• Simple to detect — data center IPs are not assigned to a residential ASN (identifying number of the company that issued the IP), and the subnet will likely be quite small in diversity. As a result, websites that care will see that you’re using a proxy, even if it’s otherwise fully anonymous. This might or might not be an issue depending on the target domain you wish to extract information from. To be able to take full advantage of data center IPs for enterprise-grade web scraping jobs and reap the benefits of their overall lower TCO, lots of DevOps man-hours and know-how must be put in play to avoid this common pitfall.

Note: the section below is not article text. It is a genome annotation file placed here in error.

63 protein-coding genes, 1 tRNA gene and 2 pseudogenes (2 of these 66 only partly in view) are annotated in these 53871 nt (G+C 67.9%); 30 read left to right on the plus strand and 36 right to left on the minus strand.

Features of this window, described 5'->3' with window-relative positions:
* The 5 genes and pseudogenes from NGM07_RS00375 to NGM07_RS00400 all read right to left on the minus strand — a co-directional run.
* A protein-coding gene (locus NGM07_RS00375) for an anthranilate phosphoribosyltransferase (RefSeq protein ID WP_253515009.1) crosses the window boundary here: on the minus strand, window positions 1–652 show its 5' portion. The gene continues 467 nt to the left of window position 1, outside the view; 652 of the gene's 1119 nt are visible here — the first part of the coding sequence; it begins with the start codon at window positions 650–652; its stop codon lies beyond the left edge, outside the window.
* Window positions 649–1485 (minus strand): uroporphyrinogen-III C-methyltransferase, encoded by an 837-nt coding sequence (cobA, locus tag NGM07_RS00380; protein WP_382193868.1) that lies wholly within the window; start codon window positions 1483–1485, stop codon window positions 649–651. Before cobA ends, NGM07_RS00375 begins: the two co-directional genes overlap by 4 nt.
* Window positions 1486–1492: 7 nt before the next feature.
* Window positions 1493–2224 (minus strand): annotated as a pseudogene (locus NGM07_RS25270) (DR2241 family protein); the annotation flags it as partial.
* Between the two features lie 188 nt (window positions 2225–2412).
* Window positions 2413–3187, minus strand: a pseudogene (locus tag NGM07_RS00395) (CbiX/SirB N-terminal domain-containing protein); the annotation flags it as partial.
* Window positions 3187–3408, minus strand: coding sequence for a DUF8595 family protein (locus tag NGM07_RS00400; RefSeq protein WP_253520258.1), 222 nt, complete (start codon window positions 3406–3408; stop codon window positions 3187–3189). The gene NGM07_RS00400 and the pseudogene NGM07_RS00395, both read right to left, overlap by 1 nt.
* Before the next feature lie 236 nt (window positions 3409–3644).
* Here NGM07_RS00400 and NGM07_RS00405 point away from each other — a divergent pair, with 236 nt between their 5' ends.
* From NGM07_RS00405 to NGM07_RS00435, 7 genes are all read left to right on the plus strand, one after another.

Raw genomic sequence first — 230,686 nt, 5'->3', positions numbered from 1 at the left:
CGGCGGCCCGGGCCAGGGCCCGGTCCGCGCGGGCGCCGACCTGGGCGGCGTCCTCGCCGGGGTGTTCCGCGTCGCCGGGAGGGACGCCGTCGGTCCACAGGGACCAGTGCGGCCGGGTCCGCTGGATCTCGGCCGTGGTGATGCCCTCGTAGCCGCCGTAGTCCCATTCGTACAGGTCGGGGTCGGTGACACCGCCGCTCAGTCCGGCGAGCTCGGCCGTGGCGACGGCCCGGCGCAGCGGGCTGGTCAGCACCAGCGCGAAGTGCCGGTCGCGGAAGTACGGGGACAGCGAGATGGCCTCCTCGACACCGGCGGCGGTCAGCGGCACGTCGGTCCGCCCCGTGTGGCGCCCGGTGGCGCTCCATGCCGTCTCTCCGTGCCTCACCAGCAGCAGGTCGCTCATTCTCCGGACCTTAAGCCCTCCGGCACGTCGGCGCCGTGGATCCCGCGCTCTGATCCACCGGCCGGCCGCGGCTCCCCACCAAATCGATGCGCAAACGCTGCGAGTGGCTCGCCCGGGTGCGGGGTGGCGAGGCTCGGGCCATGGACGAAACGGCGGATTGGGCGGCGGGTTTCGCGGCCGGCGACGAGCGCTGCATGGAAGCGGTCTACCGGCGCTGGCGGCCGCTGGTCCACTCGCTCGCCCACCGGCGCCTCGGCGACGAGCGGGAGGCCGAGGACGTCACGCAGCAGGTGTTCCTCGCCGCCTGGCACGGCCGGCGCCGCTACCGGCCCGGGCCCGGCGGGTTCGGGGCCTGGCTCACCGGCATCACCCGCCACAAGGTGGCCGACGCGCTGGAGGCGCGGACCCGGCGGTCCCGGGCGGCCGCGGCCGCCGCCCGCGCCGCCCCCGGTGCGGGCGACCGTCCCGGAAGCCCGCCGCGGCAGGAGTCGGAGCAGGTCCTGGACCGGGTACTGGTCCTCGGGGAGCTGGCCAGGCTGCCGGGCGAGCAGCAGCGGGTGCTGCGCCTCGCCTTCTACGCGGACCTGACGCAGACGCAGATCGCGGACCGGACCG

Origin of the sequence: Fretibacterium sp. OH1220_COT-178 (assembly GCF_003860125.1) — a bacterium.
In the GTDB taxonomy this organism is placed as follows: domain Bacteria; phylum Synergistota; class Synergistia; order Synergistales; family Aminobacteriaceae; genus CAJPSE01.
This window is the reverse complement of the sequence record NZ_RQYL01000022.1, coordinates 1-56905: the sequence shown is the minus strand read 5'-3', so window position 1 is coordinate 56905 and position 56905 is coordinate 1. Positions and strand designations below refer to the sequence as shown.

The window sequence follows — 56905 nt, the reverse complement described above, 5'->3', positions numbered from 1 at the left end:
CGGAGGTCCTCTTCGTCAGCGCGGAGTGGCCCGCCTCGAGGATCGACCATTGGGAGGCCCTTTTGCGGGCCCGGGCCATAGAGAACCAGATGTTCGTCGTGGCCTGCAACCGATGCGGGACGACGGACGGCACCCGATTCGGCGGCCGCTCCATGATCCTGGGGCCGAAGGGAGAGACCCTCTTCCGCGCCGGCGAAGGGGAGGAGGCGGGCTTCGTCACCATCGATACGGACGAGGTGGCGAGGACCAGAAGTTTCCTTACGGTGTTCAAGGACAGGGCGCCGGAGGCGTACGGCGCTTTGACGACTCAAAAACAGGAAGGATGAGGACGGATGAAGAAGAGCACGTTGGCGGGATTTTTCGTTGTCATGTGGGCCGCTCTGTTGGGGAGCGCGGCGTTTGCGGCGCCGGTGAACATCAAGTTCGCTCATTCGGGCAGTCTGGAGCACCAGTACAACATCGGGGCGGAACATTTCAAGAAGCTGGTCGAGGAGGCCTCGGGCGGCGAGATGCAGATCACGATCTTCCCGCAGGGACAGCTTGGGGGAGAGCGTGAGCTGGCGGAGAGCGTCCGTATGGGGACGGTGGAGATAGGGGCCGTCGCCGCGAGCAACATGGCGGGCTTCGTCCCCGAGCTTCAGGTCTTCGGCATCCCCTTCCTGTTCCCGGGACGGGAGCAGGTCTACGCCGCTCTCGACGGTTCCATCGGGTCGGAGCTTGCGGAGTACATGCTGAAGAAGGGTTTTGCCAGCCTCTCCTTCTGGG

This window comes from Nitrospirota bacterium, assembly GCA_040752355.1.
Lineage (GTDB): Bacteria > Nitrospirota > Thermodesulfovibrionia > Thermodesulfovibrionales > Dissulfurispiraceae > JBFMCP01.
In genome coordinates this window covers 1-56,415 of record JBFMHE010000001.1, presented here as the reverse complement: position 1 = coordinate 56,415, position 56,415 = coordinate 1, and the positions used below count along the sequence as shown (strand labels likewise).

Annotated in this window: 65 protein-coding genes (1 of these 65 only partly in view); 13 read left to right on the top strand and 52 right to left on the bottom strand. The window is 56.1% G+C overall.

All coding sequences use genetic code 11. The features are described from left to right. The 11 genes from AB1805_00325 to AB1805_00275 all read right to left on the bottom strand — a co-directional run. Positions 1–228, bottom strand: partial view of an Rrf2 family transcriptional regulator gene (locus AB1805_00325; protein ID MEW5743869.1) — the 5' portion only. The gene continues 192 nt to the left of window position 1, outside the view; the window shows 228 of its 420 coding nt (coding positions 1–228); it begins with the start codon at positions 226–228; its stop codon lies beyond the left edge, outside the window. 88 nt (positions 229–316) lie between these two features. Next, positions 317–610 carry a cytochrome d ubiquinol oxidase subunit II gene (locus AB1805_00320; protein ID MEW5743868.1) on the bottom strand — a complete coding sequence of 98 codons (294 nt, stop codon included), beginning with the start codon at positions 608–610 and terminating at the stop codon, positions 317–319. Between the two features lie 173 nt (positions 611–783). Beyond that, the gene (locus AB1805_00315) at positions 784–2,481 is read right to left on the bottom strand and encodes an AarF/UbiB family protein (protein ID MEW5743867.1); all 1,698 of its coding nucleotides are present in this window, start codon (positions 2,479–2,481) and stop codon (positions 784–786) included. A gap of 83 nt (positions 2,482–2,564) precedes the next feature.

• A hassle to use — A typical data center vendor will provide their customer with a proxy list with the unique IPs of all the purchased nodes in a txt file…punting it politely, they are inconvenient to use at the best of times. To actually derive value from them, you’ll need to spend a considerable amount of time just on the proxy management side of things, let alone figuring out how to effectively extract the data you are after from the individual URLs.

Residential Proxies — The best of the best, but at a price


Residential proxies are IP addresses borrowed from real users: their laptops, phones, and other smart devices on Wi-Fi. This makes them much harder to detect by target websites while also supporting a wider variety of locations and more precise targeting options.

Pricing Model

It is usually metered traffic, sometimes bringing into the equation concurrence (how many parallel connections and/or requests you can make)